The things teachers should never do with technology* No. 1

*but all of us do

The slight difference between ‘show’ and ‘tell’

A few years ago, I was asked by the a Dean of Education at a lovely university to talk to the PGCE students to give a short introduction to technology for teachers. It was just an hour, but I was thrilled at the prospect. There were so many wonders on the web that I wanted them to discover and use as they began their careers.

In my mind, this hour was to be spent in an IT suite and would be an open workshop of hands-on, student led, online discovery. I had prepared a whistle stop, thrill ride summary of tools, apps, sites and top tips for technology enhanced teaching. I was sure the trainees were going to be left breathless and shaking at the possibilities they had but glimpsed. Of course when I arrived and realised I was to deliver my ‘bit’ in lecture hall in front of 200+ students, with just a grainy projector as the my only technological friend, I came back to Earth with a big bump.

I should have known

It was an absolute rabbit-in-the-headlights moment. My talk was not going to work at all without any access to computers and I had no idea what I was going to now do or say. So while the students were being reminded of coursework deadlines and attendance expectations, I was sitting at the back, calming down and pulling myself together.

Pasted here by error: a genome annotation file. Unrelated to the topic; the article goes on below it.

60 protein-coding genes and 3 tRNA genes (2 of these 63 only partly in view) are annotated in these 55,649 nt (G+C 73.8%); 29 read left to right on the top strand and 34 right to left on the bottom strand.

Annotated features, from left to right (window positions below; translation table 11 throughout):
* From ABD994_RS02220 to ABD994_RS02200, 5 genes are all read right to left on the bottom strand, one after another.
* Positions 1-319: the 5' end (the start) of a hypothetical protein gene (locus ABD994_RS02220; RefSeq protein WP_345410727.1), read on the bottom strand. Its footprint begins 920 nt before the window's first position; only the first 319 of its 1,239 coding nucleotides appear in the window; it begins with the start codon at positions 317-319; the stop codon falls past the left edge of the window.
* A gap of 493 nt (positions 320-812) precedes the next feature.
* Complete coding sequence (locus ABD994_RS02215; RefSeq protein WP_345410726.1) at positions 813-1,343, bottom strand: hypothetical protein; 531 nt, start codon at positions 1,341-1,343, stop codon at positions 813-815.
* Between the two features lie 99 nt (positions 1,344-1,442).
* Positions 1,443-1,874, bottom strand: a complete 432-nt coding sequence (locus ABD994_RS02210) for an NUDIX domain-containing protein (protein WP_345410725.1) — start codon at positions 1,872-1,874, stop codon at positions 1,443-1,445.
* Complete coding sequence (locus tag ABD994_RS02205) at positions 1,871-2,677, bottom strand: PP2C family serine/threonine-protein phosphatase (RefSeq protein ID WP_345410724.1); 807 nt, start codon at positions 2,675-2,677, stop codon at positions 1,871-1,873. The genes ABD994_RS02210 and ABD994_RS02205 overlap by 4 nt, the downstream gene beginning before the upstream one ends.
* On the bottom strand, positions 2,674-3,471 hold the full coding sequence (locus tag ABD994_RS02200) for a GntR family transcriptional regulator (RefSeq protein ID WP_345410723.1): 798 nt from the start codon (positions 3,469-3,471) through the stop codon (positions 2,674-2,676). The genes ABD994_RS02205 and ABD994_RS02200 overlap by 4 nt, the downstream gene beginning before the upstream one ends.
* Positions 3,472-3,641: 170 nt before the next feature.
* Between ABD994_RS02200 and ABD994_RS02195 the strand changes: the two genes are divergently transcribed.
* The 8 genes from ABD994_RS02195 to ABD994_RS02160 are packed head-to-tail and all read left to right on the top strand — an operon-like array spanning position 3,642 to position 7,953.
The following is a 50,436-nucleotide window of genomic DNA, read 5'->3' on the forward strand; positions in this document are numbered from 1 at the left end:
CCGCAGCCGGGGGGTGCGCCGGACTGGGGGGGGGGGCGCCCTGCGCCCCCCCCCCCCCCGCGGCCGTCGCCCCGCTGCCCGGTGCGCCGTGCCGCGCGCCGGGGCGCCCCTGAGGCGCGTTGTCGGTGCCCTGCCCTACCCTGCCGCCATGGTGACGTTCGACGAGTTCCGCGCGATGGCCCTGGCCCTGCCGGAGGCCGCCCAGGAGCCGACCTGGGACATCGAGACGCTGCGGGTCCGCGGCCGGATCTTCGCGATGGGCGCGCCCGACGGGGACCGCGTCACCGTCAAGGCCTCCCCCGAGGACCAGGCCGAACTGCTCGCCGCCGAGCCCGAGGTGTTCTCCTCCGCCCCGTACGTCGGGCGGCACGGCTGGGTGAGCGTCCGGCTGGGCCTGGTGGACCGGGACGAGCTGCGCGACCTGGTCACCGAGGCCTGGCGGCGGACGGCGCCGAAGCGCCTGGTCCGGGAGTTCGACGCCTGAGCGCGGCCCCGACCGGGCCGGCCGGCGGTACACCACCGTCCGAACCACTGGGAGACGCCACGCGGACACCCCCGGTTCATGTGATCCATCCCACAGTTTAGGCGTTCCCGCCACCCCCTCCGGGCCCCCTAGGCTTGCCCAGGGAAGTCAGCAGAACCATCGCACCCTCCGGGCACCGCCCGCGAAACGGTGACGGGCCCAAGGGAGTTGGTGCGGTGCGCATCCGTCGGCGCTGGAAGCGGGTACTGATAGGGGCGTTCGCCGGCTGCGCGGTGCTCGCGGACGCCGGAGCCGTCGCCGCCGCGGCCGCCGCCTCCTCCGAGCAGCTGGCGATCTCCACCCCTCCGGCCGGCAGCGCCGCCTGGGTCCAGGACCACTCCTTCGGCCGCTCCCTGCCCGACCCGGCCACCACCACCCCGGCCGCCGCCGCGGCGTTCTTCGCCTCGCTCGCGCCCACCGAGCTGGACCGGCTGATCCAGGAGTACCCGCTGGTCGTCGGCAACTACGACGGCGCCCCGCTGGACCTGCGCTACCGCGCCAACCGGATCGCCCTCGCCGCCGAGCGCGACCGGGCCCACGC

I hid behind my laptop, trying to look composed. Pop went my hands-on seminar and lists of resources to demonstrate and explore and in its place came… what?


It was at this point I think I decided that I had nothing left to lose and, probably out of desperation, took a very big risk with the talk I wrote. It was a situation that could have gone horribly wrong.

I was very close to collapse when I ultimately stepped out in front of the huge crowd. I loaded in my (just written) Prezi and jumped, hoping that my parachute was going to open.

It did.

Those poor students were then subjected to an hour of relentless stand up comedy entitled ‘the 10 things teachers should never do with technology (but always do.’ ….Complete with funny voices, ridiculous scenarios, volunteer performers and a fair amount of making it up as it went along. And yes, They loved it.

And so did I. It was a talk I have refined, repeated And revelled in delivering ever since. Now I’m turning into a blog series. It is the gift that just keeps giving.


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